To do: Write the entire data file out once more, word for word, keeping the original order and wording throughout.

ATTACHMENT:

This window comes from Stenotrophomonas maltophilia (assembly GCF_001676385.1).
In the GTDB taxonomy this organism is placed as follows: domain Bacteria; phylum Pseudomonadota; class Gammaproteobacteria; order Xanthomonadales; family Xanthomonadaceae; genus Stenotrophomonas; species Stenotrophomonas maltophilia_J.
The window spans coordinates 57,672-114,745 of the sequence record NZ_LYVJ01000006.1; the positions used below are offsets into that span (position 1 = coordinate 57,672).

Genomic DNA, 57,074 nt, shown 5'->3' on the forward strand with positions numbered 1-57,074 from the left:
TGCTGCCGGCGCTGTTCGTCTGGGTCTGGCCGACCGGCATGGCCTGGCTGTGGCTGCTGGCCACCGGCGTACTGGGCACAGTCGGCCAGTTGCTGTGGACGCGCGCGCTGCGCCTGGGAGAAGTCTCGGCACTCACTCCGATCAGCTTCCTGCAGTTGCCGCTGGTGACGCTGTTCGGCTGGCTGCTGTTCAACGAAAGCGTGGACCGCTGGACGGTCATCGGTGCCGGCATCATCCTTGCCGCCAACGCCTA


This window comes from Stenotrophomonas maltophilia (assembly GCF_001676385.1).
In the GTDB taxonomy this organism is placed as follows: domain Bacteria; phylum Pseudomonadota; class Gammaproteobacteria; order Xanthomonadales; family Xanthomonadaceae; genus Stenotrophomonas; species Stenotrophomonas maltophilia_J.
The window spans coordinates 57,672-114,745 of the sequence record NZ_LYVJ01000006.1; the positions used below are offsets into that span (position 1 = coordinate 57,672).

Genomic DNA, 57,074 nt, shown 5'->3' on the forward strand with positions numbered 1-57,074 from the left:
TGCTGCCGGCGCTGTTCGTCTGGGTCTGGCCGACCGGCATGGCCTGGCTGTGGCTGCTGGCCACCGGCGTACTGGGCACAGTCGGCCAGTTGCTGTGGACGCGCGCGCTGCGCCTGGGAGAAGTCTCGGCACTCACTCCGATCAGCTTCCTGCAGTTGCCGCTGGTGACGCTGTTCGGCTGGCTGCTGTTCAACGAAAGCGTGGACCGCTGGACGGTCATCGGTGCCGGCATCATCCTTGCCGCCAACGCCTA